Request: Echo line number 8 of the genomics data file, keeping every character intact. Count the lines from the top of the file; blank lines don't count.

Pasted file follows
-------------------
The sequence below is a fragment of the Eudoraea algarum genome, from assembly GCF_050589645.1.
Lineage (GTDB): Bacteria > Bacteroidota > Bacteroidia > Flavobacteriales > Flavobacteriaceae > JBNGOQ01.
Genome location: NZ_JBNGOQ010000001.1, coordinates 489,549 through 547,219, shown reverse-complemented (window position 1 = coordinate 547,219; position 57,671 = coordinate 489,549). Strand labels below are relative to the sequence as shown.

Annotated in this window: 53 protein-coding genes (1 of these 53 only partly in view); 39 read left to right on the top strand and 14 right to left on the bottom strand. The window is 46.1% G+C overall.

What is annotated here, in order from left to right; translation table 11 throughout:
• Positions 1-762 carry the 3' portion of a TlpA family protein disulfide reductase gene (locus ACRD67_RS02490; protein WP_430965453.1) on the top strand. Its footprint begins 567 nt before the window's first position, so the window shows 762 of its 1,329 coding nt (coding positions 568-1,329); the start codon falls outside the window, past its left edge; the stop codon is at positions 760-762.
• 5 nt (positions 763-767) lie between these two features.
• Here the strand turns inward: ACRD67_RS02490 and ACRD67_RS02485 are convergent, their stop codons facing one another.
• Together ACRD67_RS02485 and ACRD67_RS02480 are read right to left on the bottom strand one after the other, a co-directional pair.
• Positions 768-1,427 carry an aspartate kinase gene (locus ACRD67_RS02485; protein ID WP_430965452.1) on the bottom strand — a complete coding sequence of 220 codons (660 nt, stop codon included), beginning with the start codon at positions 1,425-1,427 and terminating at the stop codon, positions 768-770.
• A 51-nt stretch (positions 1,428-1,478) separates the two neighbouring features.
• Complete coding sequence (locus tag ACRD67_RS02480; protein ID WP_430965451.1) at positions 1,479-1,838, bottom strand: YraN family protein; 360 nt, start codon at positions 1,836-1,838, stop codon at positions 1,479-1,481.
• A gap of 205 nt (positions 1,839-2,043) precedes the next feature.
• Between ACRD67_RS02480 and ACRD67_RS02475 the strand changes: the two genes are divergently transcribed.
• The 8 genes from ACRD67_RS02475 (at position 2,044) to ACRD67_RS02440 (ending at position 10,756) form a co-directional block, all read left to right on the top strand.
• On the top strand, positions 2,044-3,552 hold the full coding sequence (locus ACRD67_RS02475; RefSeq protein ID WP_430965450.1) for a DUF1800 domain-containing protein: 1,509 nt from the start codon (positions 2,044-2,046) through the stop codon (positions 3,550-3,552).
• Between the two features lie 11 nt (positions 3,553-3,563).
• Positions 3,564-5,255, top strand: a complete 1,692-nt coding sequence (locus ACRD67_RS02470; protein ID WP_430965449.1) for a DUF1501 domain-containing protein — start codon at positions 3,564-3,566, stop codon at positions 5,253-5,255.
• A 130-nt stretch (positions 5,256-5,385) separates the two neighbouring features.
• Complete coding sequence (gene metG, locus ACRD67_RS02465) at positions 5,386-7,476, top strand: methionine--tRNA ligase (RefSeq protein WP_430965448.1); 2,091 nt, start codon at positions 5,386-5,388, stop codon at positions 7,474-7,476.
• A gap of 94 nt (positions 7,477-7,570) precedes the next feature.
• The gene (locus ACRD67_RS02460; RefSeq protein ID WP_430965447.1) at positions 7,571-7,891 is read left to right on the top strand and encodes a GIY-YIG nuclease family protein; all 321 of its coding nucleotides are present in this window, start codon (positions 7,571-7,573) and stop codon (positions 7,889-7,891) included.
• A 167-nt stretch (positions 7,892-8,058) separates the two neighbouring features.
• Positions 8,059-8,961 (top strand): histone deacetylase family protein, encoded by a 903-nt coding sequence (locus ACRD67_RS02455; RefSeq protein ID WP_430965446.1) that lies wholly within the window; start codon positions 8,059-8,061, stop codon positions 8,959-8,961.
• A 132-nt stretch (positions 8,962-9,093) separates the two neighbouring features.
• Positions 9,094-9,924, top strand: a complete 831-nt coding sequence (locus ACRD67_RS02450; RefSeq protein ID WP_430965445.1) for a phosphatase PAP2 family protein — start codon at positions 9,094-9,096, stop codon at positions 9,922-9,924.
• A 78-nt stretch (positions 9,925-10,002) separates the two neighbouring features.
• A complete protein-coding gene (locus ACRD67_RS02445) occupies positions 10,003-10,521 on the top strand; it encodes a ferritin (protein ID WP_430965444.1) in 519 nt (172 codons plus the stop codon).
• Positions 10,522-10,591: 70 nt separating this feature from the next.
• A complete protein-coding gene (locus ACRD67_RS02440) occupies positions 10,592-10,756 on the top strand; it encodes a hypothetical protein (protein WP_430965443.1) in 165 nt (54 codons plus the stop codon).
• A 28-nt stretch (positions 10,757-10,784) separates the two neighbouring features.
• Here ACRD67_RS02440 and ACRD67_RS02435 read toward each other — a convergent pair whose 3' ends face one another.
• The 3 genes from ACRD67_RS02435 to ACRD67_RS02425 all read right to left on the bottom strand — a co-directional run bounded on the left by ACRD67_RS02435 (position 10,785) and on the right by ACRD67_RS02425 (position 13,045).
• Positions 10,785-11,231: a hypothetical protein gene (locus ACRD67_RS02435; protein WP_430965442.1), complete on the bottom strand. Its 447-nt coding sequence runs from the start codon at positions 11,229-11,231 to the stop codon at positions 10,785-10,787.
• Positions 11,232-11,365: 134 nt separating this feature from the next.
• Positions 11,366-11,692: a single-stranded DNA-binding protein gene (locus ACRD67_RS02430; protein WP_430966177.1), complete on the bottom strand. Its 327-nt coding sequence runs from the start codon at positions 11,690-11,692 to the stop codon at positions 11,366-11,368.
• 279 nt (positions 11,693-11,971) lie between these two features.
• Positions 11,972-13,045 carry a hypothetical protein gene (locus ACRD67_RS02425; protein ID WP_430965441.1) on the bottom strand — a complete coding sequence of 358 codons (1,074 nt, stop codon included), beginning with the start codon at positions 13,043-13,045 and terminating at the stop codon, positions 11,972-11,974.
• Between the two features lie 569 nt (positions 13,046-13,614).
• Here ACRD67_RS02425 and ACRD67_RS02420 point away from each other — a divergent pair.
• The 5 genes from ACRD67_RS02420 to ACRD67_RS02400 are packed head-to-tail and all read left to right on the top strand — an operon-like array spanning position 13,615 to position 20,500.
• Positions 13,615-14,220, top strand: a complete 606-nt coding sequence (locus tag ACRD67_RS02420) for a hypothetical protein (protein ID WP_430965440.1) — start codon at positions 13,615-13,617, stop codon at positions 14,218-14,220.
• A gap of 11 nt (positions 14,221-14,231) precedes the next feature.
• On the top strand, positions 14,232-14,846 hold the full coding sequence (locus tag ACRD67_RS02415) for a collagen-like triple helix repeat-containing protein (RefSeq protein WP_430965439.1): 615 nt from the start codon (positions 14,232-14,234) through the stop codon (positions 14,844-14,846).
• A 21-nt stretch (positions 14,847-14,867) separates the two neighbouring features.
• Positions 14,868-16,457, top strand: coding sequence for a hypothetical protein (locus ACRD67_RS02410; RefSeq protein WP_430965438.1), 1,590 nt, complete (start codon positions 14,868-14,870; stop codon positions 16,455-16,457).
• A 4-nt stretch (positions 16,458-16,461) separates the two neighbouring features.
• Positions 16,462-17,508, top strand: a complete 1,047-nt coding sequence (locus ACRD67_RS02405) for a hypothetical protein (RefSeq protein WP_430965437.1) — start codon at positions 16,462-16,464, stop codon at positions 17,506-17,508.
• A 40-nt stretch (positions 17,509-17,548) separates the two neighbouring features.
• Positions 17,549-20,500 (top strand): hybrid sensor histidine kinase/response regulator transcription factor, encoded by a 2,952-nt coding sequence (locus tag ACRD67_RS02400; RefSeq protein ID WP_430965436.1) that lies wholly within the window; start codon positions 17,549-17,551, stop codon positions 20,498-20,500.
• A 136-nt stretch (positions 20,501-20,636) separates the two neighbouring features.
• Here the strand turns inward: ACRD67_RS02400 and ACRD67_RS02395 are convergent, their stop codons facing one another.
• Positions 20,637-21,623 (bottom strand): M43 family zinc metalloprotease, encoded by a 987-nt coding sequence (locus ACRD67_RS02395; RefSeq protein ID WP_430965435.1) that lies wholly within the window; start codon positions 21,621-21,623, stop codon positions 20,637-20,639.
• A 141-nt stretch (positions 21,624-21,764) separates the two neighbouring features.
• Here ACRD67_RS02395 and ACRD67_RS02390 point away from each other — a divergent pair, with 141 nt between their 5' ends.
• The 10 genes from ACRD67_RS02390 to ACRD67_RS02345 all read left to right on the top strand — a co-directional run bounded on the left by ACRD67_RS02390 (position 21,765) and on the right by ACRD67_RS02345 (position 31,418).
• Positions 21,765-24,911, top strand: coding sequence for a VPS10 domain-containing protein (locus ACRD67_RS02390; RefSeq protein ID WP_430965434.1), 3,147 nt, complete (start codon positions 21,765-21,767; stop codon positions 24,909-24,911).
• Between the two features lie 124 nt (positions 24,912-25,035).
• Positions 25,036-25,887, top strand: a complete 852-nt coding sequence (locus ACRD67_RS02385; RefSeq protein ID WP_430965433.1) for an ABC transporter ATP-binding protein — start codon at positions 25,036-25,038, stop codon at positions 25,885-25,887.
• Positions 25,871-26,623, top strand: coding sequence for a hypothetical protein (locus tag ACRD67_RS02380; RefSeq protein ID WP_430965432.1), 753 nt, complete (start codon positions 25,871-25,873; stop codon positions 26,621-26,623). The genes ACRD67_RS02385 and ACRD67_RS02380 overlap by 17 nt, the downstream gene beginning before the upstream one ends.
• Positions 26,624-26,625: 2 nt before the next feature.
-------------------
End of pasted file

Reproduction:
• Here the strand turns inward: ACRD67_RS02490 and ACRD67_RS02485 are convergent, their stop codons facing one another.